There's a moment of truth that comes at the end of a meal with friends. When the waiter comes, and someone suggests getting the bill. Someone else, down the end of the table, even does that obnoxious signature-in-the-air, to really ram the point home.
As the waiter trots off, I consider following him into the kitchen, escaping out the back door, changing my name and starting a new life with new friends. Simply to avoid what comes next. The bill arrives, and all the goodwill from a delightful long lunch evaporates as the battle lines are drawn.
I immediately get on the front foot, "Should we just split it?" It's an audacious attempt, a direct result of my large buzz, which is directly linked to the large bill. Most agree, and I make a mental note that these are 'my people', but then, of course, there are the others.
"We only drank water," they say in unison, smug in their sobriety. And so begins a lively debate, allegiances form, the table splinters in two, and it all kicks up a notch when someone (there's always one), busts out the iPhone calculator.
There is a special place in hell for those who rock up to a long lunch and only order an appetiser and the complimentary water.
...it may, in fact, be individually and socially optimal to split the bill among friends
We applaud your self-control, and you have every right to not overeat like the rest of us pigs, but if you're at the table, prepare to share the cost.
Also prepare for me to order a main, plus a main as an entree, plus a couple of sides.
Forget left vs right or good vs evil, the deep divisions of modern society are revealing themselves at food-splattered lunch tables around the country.
So heated is the debate that it was the subject of an academic study, The Inefficiency of Splitting the Bill.
The research examined how group dining behaviour changed based on who was paying.
Ultimately, it found that "Some cost is involved in paying individually. A part of it could be the mental cost of figuring out one's share of the bill. Another part would be the social cost of appearing stingy or unfriendly."
It's simple maths
What they're trying to say is, everyone hates maths, and we've all had too many midday margaritas to be carrying the decimal point. Also, making a fuss about equal splitting will make you a pariah and good luck copping an invite to the next All Day Rosé Sunday session.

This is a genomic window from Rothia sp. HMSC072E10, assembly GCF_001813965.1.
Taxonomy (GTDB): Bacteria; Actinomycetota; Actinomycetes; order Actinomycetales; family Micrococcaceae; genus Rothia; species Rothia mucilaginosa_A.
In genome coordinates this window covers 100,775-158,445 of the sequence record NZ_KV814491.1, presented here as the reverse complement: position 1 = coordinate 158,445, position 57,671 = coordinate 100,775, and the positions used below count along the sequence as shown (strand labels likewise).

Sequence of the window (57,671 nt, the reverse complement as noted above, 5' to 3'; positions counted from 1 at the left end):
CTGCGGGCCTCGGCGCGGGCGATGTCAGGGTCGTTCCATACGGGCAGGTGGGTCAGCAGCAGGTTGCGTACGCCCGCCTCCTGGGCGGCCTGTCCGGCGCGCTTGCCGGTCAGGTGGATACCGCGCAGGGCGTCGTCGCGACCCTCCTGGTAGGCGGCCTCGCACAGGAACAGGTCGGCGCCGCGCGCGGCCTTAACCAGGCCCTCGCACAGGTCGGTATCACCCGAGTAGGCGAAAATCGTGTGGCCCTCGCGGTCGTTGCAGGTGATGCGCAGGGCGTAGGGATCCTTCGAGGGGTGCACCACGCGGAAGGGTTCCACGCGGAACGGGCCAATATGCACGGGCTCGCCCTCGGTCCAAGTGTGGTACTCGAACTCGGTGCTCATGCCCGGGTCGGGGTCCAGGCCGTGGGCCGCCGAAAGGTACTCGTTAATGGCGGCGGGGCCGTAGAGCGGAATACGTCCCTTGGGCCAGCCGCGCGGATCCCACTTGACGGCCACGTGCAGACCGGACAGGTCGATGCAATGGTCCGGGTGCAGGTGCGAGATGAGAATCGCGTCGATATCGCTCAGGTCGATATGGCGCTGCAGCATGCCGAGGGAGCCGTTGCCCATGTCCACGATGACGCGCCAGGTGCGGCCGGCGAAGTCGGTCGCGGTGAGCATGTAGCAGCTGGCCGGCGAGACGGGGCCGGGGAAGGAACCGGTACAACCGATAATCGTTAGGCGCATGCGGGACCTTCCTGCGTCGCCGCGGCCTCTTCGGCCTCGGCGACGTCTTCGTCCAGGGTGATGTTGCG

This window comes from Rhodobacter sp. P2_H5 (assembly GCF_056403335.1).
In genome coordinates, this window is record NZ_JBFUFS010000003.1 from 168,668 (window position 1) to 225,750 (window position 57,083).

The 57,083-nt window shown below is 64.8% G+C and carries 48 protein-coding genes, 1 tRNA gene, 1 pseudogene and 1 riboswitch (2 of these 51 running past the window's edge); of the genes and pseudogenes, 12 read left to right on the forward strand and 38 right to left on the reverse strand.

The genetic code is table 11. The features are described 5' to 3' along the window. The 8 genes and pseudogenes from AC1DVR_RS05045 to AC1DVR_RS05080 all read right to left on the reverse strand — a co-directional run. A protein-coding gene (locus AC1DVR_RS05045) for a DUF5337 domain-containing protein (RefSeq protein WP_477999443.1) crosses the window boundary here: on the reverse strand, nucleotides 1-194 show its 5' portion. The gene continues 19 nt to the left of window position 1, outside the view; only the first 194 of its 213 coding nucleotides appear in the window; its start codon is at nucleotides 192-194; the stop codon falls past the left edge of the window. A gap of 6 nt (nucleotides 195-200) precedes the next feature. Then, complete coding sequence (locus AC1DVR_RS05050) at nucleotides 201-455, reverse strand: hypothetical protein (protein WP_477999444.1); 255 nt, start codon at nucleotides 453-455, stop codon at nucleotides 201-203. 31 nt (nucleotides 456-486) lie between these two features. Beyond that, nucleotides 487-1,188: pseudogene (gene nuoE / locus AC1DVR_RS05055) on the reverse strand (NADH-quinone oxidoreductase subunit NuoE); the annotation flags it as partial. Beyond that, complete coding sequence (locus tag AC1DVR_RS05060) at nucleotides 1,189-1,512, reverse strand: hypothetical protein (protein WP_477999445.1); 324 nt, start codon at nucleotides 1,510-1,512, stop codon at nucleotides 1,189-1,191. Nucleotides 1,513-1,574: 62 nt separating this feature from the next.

The very smart people from the study concluded with this: "Given the cost of individually paying and the ability to reduce the inefficiency of splitting the bill through repeated game strategies, it may, in fact, be individually and socially optimal to split the bill among friends."
Socially optimal. If the academics reckon it's the go, who am I to argue?
To be fair...
In the interest of fairness, I can appreciate the other sides of the argument. Earlier this year I did Dry July, an entire month sipping soda from atop my high horse. Over the four weeks, I went to a few group outings, and I did a double-take each time I saw the bill.
Booze takes a toll - both financially and emotionally - but I was happy to chip in equally knowing what goes around comes around.
I also have a cultural aversion to arguing over cash in public. The Greeks treat bill-paying like a sport, if you're not the first to offer, you're last. So I'd rather pay the extra twenty and remember the time spent, not the dollars saved.
Soft drink, hard fact
But if you doggedly maintain that all bills aren't created equal, then there's a right way to go about it. Firstly, declare your intentions early. Pull the organiser aside and let them know from the get-go so they can plan accordingly. If you wait till the end of the meal to reveal, the entire table will resent you.
Secondly, bring cash with you. When the check comes, you can chuck your contribution in without a fuss, and the rest is divided between the boozers. For bonus points carry small bills only.
You can guarantee someone will ask "Does anyone change for fifty?" and if you can be that hero, no one will remember that you didn't pay as much.
Politics of paying
Back at the table of broken friendships, we're at an impasse when the waiter returns and adds another layer of awkwardness. He's clocked the familiar blow-up and stepped in to make things worse.
"We don't do split bills, so sorry."
Unable to waste another minute discussing the dollar value of everyone's meals, I make the huge mistake of putting my card down.
"Can everyone just transfer me?" I beg, wincing at the amount of follow up texts that will be required over the next few days.
For now, the post-meal minefield has been successfully navigated, and talk turns to our next move. There's a decent bar close by, but it's not walkable.
"Should we book an Uber?" someone asks.
Wait, can we split it?
After continually being told to "use his words" as a young boy, Thomas Mitchell took that advice on board and never looked back. Since then his words appeared all over the place, including in the Sydney Morning Herald, Time Out, The Huffington Post and GQ. Thomas spends his days observing the unique behaviour of the Australian male, while trying not to overstay his welcome at the local cafe.
Follow Thomas on Twitter
Illustration by Tia Alisha courtesy of Another Colour.
Think a bill should be split down to the dollar? Share your thoughts in the comments section below.